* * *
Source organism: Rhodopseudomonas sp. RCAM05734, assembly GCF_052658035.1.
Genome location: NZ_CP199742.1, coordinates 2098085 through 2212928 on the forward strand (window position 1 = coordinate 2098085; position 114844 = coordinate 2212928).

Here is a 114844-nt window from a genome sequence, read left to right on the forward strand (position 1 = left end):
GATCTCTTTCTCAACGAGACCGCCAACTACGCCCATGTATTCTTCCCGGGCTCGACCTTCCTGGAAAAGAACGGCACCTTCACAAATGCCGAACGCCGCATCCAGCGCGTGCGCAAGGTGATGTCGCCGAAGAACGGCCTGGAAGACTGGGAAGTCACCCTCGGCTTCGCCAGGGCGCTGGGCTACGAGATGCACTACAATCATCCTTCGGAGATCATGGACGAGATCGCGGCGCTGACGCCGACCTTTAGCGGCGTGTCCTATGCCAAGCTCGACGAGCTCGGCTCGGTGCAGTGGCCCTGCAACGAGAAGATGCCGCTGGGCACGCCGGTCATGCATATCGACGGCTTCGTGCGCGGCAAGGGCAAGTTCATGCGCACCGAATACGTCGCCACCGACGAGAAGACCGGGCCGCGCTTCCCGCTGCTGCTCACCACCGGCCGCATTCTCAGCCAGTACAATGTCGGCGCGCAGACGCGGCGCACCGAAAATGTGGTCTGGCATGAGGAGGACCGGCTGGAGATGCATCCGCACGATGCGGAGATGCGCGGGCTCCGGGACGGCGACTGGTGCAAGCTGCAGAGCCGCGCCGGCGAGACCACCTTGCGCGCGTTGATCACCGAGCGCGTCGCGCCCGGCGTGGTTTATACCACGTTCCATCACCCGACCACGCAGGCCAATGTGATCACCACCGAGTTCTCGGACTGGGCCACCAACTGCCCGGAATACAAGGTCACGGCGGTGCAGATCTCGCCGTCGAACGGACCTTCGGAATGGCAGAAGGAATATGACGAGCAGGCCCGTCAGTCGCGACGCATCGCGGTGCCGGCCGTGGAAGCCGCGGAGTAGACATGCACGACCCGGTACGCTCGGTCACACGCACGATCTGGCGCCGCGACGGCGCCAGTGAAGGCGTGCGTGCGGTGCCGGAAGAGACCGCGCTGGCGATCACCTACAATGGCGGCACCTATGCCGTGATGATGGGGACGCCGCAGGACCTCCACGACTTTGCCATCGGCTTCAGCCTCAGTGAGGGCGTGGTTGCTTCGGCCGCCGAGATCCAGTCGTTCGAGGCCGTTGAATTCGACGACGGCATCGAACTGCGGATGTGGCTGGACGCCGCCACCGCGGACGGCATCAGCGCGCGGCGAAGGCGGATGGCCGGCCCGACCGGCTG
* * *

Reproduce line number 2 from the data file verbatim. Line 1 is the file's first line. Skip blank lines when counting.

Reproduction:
Genome location: NZ_CP199742.1, coordinates 2098085 through 2212928 on the forward strand (window position 1 = coordinate 2098085; position 114844 = coordinate 2212928).